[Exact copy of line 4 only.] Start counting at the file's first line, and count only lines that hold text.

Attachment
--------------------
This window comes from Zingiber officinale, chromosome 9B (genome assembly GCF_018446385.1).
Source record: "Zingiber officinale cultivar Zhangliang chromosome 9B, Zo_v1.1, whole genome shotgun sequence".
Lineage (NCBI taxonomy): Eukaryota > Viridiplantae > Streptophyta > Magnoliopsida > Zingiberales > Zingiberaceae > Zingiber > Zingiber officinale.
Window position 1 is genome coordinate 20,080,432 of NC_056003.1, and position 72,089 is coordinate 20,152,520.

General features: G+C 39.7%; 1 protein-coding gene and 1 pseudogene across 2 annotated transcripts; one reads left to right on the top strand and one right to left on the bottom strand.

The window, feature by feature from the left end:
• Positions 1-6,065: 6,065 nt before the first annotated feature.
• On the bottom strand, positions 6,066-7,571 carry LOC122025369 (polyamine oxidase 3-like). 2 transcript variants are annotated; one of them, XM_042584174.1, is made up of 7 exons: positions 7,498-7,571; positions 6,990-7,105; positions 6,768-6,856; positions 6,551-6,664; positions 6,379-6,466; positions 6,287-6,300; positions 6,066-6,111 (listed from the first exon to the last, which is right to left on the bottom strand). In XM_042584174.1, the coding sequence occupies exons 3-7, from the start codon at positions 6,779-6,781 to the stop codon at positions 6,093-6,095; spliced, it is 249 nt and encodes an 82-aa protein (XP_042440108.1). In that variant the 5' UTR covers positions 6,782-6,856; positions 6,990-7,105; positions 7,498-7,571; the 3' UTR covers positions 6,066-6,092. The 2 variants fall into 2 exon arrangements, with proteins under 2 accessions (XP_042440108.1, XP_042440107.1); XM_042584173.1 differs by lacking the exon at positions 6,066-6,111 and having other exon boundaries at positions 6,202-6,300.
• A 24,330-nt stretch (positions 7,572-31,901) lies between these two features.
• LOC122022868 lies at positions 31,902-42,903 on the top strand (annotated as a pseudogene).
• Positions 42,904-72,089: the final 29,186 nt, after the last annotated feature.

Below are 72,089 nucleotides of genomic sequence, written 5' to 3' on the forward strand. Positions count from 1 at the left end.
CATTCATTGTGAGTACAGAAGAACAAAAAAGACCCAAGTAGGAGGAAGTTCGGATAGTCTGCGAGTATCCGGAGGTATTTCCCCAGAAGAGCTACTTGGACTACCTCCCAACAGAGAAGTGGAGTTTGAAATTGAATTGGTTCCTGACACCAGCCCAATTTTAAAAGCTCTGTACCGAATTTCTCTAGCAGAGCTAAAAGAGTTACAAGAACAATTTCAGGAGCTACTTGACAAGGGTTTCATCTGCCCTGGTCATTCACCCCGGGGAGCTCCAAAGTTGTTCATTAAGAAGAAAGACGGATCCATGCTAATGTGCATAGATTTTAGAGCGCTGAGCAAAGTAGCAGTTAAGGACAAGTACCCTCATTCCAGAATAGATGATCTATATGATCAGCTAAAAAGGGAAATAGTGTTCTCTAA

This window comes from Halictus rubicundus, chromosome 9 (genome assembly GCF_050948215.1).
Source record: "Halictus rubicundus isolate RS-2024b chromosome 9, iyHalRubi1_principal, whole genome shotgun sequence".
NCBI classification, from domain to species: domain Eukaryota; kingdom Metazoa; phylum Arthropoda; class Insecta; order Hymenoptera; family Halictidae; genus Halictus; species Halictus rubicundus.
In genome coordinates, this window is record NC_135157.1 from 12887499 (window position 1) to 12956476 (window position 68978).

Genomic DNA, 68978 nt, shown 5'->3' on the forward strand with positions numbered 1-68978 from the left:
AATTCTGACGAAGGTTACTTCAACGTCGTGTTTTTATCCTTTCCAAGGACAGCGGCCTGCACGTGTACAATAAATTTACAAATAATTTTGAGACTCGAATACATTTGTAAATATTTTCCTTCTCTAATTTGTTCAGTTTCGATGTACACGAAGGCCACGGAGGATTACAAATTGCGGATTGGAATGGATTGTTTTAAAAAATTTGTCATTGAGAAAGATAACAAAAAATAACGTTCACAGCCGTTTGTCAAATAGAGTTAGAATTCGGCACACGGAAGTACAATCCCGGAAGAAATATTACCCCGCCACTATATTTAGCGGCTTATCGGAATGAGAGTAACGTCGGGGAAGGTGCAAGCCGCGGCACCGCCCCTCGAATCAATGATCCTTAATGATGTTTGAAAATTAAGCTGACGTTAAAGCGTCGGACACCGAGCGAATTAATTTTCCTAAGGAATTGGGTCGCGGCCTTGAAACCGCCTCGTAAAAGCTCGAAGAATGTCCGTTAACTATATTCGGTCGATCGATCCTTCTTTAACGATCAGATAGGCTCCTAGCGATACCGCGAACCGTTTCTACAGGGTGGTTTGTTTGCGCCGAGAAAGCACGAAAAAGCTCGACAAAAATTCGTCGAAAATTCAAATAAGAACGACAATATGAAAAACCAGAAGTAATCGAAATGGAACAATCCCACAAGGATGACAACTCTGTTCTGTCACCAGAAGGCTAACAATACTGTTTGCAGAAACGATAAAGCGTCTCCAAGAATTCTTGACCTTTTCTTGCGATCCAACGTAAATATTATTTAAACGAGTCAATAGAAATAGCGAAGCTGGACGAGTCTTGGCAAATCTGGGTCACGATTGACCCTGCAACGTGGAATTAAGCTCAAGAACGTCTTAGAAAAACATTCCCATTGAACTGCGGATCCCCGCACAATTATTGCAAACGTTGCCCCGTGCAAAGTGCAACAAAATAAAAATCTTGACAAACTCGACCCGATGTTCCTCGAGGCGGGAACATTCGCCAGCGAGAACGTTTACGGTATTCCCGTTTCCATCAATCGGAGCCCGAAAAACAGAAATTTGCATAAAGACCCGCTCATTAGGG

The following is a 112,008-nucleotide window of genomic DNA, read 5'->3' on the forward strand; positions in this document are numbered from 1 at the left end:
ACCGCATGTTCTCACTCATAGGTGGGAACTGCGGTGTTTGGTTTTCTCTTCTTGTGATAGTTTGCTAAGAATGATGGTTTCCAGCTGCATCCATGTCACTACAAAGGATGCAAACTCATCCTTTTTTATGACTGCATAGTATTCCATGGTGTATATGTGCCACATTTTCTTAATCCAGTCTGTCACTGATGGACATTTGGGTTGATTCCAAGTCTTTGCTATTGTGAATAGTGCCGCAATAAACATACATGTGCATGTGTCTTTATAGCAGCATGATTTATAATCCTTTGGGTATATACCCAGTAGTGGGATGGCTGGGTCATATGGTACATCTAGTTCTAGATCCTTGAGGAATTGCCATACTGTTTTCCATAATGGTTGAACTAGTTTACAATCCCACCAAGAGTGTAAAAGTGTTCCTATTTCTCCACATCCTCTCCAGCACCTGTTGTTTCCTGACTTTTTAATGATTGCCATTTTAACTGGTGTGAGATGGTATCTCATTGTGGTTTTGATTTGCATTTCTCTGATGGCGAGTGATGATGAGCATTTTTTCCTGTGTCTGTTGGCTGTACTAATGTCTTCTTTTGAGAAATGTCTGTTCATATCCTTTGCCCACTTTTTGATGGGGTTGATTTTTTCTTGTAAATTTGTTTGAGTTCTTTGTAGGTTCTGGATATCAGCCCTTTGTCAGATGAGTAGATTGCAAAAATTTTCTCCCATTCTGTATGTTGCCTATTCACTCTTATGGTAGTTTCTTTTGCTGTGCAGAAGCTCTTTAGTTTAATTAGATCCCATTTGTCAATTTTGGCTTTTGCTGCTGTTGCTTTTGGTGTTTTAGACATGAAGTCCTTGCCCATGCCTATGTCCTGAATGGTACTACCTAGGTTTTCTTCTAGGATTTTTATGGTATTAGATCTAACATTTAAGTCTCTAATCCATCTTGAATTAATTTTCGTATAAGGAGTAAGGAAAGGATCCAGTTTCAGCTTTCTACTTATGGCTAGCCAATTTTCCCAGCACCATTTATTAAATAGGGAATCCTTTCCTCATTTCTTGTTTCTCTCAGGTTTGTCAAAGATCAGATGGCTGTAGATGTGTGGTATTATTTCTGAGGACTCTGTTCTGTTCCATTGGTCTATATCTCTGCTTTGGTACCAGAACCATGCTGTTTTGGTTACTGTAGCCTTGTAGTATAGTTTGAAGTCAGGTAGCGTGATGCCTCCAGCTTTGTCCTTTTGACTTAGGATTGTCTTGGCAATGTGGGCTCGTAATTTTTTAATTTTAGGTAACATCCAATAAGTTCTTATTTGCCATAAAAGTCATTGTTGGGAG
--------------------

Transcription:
Window position 1 is genome coordinate 20,080,432 of NC_056003.1, and position 72,089 is coordinate 20,152,520.